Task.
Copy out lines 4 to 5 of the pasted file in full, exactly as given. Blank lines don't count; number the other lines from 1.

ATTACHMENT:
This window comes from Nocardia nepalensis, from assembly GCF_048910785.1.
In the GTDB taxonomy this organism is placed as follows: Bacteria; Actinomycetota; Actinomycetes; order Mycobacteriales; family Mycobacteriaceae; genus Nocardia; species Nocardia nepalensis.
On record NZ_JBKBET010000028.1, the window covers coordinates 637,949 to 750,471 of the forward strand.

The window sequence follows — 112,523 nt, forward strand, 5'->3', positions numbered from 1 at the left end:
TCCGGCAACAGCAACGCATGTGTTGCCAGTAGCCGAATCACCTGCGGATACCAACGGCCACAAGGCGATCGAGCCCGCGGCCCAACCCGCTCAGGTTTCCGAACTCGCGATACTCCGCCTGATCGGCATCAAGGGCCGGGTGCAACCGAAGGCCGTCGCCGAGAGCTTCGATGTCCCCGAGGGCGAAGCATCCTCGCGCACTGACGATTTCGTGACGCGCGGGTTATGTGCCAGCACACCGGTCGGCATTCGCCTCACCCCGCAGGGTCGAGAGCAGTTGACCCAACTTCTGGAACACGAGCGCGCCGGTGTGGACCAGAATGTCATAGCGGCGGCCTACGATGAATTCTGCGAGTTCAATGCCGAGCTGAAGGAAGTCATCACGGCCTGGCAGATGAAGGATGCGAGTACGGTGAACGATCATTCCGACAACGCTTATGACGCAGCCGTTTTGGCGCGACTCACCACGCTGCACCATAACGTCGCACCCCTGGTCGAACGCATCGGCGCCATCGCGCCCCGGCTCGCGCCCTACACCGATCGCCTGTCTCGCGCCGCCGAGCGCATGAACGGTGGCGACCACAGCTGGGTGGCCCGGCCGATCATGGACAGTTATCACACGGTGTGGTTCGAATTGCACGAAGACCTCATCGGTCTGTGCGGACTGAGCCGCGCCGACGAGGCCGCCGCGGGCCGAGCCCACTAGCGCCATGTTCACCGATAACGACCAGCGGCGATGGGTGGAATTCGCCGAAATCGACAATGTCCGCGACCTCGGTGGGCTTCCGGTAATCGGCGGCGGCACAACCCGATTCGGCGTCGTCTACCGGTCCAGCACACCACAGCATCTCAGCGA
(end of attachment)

The window sequence follows — 112,523 nt, forward strand, 5'->3', positions numbered from 1 at the left end:
TCCGGCAACAGCAACGCATGTGTTGCCAGTAGCCGAATCACCTGCGGATACCAACGGCCACAAGGCGATCGAGCCCGCGGCCCAACCCGCTCAGGTTTCCGAACTCGCGATACTCCGCCTGATCGGCATCAAGGGCCGGGTGCAACCGAAGGCCGTCGCCGAGAGCTTCGATGTCCCCGAGGGCGAAGCATCCTCGCGCACTGACGATTTCGTGACGCGCGGGTTATGTGCCAGCACACCGGTCGGCATTCGCCTCACCCCGCAGGGTCGAGAGCAGTTGACCCAACTTCTGGAACACGAGCGCGCCGGTGTGGACCAGAATGTCATAGCGGCGGCCTACGATGAATTCTGCGAGTTCAATGCCGAGCTGAAGGAAGTCATCACGGCCTGGCAGATGAAGGATGCGAGTACGGTGAACGATCATTCCGACAACGCTTATGACGCAGCCGTTTTGGCGCGACTCACCACGCTGCACCATAACGTCGCACCCCTGGTCGAACGCATCGGCGCCATCGCGCCCCGGCTCGCGCCCTACACCGATCGCCTGTCTCGCGCCGCCGAGCGCATGAACGGTGGCGACCACAGCTGGGTGGCCCGGCCGATCATGGACAGTTATCACACGGTGTGGTTCGAATTGCACGAAGACCTCATCGGTCTGTGCGGACTGAGCCGCGCCGACGAGGCCGCCGCGGGCCGAGCCCACTAGCGCCATGTTCACCGATAACGACCAGCGGCGATGGGTGGAATTCGCCGAAATCGACAATGTCCGCGACCTCGGTGGGCTTCCGGTAATCGGCGGCGGCACAACCCGATTCGGCGTCGTCTACCGGTCCAGCACACCACAGCATCTCAGCGA